Sergeant, Coronation Uniform 1937

This cigarette card uses the uniform of the Scots Greys to illustrate the British Army's attempt to avoid khaki drabness at the Coronation of King George VI. Instead of returning to full dress scarlet tunics it was decided to dress the soldiers who participated in the parade in no.1 dress. This was a development of the blue undress frock of the late 19th century. If this is the same uniform as that seen in the photo of sergeants preparing for the wedding then the uniform is very plain. This illustration seems to show trousers without a yellow stripe down the side. The post-WW2 no.1 dress worn by the cavalry had close-fitting overalls with a yellow stripe, and shoulder chains on the tunic. The forage cap is blue with a white zig-zag cap-band. The addition of the white waist-belt and sword emphasises the difference between the cavalry and the infantry. It is doubtful if this uniform included the wearing of spurs.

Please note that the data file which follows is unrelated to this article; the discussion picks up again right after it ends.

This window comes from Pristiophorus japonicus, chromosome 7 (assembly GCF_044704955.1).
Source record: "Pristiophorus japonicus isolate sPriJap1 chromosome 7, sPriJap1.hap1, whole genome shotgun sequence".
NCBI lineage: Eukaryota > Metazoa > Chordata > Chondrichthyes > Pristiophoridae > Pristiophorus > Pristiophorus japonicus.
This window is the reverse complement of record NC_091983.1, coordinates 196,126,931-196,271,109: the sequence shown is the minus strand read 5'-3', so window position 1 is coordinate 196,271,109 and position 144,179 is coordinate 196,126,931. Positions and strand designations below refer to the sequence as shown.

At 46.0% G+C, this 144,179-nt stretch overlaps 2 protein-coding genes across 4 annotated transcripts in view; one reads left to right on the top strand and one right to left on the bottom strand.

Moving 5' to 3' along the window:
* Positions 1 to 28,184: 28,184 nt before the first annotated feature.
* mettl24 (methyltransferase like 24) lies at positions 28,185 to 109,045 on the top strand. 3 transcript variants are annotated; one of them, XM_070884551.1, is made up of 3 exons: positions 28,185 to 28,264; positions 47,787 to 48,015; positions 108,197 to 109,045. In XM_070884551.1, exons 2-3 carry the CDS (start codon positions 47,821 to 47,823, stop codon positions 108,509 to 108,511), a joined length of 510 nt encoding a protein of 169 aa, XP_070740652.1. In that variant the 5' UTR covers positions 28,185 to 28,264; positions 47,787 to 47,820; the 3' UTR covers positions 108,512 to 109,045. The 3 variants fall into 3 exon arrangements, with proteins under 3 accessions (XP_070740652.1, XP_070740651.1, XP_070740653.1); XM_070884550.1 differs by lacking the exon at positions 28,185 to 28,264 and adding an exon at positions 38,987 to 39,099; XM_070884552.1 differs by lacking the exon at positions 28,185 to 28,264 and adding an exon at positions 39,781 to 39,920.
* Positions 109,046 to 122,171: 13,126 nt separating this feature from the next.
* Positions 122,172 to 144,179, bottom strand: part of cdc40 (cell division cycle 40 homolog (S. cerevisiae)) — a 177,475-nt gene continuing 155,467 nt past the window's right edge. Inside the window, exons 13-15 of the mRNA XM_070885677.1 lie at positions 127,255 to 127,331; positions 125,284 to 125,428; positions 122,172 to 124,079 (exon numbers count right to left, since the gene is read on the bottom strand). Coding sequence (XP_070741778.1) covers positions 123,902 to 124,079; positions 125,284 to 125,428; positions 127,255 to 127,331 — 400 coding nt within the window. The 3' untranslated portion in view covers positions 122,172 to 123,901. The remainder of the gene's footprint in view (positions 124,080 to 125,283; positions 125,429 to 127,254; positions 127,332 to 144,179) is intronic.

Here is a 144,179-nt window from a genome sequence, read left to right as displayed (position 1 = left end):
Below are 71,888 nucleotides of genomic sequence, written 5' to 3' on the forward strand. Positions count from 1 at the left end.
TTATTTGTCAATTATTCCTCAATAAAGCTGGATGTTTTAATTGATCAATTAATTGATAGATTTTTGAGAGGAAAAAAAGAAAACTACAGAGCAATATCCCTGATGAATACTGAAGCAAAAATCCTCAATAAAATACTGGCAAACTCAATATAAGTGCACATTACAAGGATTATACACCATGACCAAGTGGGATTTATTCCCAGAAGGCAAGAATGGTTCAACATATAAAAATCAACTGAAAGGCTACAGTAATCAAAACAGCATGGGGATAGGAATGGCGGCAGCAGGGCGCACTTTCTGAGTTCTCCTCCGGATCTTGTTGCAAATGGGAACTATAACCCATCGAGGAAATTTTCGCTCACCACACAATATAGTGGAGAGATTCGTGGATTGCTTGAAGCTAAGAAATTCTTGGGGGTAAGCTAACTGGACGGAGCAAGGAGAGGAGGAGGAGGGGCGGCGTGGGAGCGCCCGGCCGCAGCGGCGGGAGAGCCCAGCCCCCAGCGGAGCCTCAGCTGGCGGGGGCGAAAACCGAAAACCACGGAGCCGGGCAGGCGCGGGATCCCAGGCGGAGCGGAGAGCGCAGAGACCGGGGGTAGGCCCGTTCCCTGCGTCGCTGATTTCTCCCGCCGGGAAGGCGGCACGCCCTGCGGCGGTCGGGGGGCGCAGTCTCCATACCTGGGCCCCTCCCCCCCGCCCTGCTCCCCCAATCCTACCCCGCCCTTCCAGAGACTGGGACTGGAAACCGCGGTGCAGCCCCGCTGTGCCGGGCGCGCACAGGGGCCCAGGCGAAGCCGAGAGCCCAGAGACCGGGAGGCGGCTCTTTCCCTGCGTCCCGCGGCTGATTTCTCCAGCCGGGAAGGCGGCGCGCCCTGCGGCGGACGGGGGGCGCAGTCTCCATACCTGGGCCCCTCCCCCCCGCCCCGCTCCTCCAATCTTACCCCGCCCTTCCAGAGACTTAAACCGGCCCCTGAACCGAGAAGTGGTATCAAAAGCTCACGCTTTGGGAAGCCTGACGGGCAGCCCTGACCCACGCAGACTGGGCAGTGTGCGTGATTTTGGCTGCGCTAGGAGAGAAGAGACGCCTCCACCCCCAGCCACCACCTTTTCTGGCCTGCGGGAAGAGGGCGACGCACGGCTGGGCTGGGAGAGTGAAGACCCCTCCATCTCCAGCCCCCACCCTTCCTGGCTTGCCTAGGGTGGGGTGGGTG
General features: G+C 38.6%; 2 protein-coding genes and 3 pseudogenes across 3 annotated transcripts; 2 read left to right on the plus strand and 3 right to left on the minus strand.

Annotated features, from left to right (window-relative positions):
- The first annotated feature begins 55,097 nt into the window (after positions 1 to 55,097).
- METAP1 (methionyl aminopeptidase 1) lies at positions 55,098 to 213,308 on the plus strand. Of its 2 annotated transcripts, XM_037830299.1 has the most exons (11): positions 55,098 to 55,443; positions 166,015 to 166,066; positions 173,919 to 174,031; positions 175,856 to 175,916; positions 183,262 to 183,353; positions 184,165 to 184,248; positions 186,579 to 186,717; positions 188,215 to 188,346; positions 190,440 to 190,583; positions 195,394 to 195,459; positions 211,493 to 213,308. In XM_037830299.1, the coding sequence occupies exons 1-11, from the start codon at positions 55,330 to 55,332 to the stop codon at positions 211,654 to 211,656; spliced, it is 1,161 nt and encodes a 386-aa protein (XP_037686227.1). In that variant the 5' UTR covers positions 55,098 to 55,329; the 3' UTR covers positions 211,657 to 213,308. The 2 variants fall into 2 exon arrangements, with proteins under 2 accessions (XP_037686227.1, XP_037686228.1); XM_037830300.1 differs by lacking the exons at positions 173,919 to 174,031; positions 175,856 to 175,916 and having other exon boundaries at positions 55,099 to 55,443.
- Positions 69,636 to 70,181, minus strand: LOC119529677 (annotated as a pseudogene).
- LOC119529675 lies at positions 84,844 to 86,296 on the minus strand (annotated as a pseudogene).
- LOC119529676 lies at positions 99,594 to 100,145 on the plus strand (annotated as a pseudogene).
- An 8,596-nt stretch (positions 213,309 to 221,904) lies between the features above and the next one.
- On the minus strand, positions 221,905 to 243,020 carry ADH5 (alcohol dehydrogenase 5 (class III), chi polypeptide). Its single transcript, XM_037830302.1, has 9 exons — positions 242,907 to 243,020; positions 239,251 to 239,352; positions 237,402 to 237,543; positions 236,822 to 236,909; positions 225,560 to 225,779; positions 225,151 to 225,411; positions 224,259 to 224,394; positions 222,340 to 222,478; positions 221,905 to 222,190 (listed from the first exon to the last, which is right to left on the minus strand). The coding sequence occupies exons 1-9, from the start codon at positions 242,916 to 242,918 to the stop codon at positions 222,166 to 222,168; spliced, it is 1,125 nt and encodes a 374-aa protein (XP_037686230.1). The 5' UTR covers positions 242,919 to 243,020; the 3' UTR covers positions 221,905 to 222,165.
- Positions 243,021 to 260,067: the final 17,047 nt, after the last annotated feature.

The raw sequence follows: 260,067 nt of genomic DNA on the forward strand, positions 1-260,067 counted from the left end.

Regimental Details | Uniforms

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by Stephen Luscombe